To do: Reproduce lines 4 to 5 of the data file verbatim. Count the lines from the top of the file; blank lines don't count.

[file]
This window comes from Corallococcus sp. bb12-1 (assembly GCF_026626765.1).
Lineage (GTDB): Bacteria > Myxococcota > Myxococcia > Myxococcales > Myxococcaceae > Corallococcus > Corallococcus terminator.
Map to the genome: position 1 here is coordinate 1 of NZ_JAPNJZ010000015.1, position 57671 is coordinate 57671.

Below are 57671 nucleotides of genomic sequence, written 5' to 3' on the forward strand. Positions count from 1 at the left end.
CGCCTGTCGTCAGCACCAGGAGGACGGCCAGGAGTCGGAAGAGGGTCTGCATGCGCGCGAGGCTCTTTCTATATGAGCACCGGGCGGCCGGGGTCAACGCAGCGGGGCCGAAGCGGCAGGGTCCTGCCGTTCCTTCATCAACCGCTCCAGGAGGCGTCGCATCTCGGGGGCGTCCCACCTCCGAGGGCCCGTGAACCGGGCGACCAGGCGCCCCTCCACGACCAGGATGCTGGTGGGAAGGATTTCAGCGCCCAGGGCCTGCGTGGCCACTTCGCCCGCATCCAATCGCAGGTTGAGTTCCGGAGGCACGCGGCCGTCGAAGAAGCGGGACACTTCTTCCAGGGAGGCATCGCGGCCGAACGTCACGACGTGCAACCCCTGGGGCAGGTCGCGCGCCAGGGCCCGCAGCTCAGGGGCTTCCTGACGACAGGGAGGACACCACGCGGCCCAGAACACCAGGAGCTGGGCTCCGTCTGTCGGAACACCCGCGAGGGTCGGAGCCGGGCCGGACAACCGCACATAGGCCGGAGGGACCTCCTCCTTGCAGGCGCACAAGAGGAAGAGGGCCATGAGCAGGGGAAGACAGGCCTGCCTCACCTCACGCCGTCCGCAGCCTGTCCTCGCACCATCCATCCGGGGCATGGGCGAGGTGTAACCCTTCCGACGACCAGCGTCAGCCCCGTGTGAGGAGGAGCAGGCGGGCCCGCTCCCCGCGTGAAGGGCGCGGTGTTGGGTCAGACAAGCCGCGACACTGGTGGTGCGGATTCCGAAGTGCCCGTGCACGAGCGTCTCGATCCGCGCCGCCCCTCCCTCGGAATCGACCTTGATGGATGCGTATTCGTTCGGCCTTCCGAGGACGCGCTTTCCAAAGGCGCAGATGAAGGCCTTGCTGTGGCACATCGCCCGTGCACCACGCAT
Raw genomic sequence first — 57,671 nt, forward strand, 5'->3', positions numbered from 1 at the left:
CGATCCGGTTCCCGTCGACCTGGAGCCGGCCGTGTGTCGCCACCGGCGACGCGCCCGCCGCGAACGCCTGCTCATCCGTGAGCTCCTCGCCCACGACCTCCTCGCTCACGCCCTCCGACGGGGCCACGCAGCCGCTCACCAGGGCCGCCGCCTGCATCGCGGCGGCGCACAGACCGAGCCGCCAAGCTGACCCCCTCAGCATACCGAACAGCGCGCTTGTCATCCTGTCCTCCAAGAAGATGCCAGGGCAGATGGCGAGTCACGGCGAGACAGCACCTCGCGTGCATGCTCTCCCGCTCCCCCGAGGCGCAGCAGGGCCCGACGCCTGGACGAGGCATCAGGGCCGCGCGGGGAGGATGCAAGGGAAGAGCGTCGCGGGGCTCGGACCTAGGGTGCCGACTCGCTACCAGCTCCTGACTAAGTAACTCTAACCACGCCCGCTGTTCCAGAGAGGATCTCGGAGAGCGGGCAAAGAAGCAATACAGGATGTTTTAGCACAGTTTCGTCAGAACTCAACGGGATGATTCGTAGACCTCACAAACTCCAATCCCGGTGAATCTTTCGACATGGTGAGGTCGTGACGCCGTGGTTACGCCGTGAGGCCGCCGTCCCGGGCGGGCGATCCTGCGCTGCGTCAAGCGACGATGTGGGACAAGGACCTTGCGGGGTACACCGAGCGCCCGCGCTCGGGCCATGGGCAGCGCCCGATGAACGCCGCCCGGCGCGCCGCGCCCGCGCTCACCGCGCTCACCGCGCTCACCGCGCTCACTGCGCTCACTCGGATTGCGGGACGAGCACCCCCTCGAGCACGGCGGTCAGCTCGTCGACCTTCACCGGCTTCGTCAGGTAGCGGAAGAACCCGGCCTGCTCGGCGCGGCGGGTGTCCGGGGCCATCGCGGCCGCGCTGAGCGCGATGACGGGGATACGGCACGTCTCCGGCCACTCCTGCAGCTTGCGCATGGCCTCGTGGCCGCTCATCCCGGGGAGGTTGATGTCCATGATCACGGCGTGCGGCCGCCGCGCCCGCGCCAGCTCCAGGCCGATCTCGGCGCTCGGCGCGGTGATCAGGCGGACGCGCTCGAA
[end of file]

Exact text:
Below are 57671 nucleotides of genomic sequence, written 5' to 3' on the forward strand. Positions count from 1 at the left end.
CGCCTGTCGTCAGCACCAGGAGGACGGCCAGGAGTCGGAAGAGGGTCTGCATGCGCGCGAGGCTCTTTCTATATGAGCACCGGGCGGCCGGGGTCAACGCAGCGGGGCCGAAGCGGCAGGGTCCTGCCGTTCCTTCATCAACCGCTCCAGGAGGCGTCGCATCTCGGGGGCGTCCCACCTCCGAGGGCCCGTGAACCGGGCGACCAGGCGCCCCTCCACGACCAGGATGCTGGTGGGAAGGATTTCAGCGCCCAGGGCCTGCGTGGCCACTTCGCCCGCATCCAATCGCAGGTTGAGTTCCGGAGGCACGCGGCCGTCGAAGAAGCGGGACACTTCTTCCAGGGAGGCATCGCGGCCGAACGTCACGACGTGCAACCCCTGGGGCAGGTCGCGCGCCAGGGCCCGCAGCTCAGGGGCTTCCTGACGACAGGGAGGACACCACGCGGCCCAGAACACCAGGAGCTGGGCTCCGTCTGTCGGAACACCCGCGAGGGTCGGAGCCGGGCCGGACAACCGCACATAGGCCGGAGGGACCTCCTCCTTGCAGGCGCACAAGAGGAAGAGGGCCATGAGCAGGGGAAGACAGGCCTGCCTCACCTCACGCCGTCCGCAGCCTGTCCTCGCACCATCCATCCGGGGCATGGGCGAGGTGTAACCCTTCCGACGACCAGCGTCAGCCCCGTGTGAGGAGGAGCAGGCGGGCCCGCTCCCCGCGTGAAGGGCGCGGTGTTGGGTCAGACAAGCCGCGACACTGGTGGTGCGGATTCCGAAGTGCCCGTGCACGAGCGTCTCGATCCGCGCCGCCCCTCCCTCGGAATCGACCTTGATGGATGCGTATTCGTTCGGCCTTCCGAGGACGCGCTTTCCAAAGGCGCAGATGAAGGCCTTGCTGTGGCACATCGCCCGTGCACCACGCAT